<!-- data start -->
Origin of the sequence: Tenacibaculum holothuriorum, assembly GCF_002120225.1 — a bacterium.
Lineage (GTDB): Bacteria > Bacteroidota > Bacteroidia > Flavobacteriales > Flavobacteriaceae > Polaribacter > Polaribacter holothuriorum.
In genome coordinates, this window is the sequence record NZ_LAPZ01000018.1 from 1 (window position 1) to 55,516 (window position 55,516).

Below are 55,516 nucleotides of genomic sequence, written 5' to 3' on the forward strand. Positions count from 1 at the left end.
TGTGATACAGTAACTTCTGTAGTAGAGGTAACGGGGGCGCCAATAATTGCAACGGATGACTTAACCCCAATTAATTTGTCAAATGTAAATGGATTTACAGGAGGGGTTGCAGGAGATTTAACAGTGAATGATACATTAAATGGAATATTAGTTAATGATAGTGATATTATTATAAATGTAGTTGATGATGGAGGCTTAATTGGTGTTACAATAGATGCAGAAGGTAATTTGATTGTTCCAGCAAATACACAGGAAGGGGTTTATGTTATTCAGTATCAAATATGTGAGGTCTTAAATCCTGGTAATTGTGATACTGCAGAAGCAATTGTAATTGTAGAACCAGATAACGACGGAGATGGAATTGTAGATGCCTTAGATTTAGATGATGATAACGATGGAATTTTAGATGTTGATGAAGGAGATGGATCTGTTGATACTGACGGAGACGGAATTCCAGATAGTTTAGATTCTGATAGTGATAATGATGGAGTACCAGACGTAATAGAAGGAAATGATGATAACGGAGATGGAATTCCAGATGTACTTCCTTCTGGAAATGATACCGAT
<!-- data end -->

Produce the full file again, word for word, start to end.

Origin of the sequence: Tenacibaculum holothuriorum, assembly GCF_002120225.1 — a bacterium.
Lineage (GTDB): Bacteria > Bacteroidota > Bacteroidia > Flavobacteriales > Flavobacteriaceae > Polaribacter > Polaribacter holothuriorum.
In genome coordinates, this window is the sequence record NZ_LAPZ01000018.1 from 1 (window position 1) to 55,516 (window position 55,516).

Below are 55,516 nucleotides of genomic sequence, written 5' to 3' on the forward strand. Positions count from 1 at the left end.
TGTGATACAGTAACTTCTGTAGTAGAGGTAACGGGGGCGCCAATAATTGCAACGGATGACTTAACCCCAATTAATTTGTCAAATGTAAATGGATTTACAGGAGGGGTTGCAGGAGATTTAACAGTGAATGATACATTAAATGGAATATTAGTTAATGATAGTGATATTATTATAAATGTAGTTGATGATGGAGGCTTAATTGGTGTTACAATAGATGCAGAAGGTAATTTGATTGTTCCAGCAAATACACAGGAAGGGGTTTATGTTATTCAGTATCAAATATGTGAGGTCTTAAATCCTGGTAATTGTGATACTGCAGAAGCAATTGTAATTGTAGAACCAGATAACGACGGAGATGGAATTGTAGATGCCTTAGATTTAGATGATGATAACGATGGAATTTTAGATGTTGATGAAGGAGATGGATCTGTTGATACTGACGGAGACGGAATTCCAGATAGTTTAGATTCTGATAGTGATAATGATGGAGTACCAGACGTAATAGAAGGAAATGATGATAACGGAGATGGAATTCCAGATGTACTTCCTTCTGGAAATGATACCGAT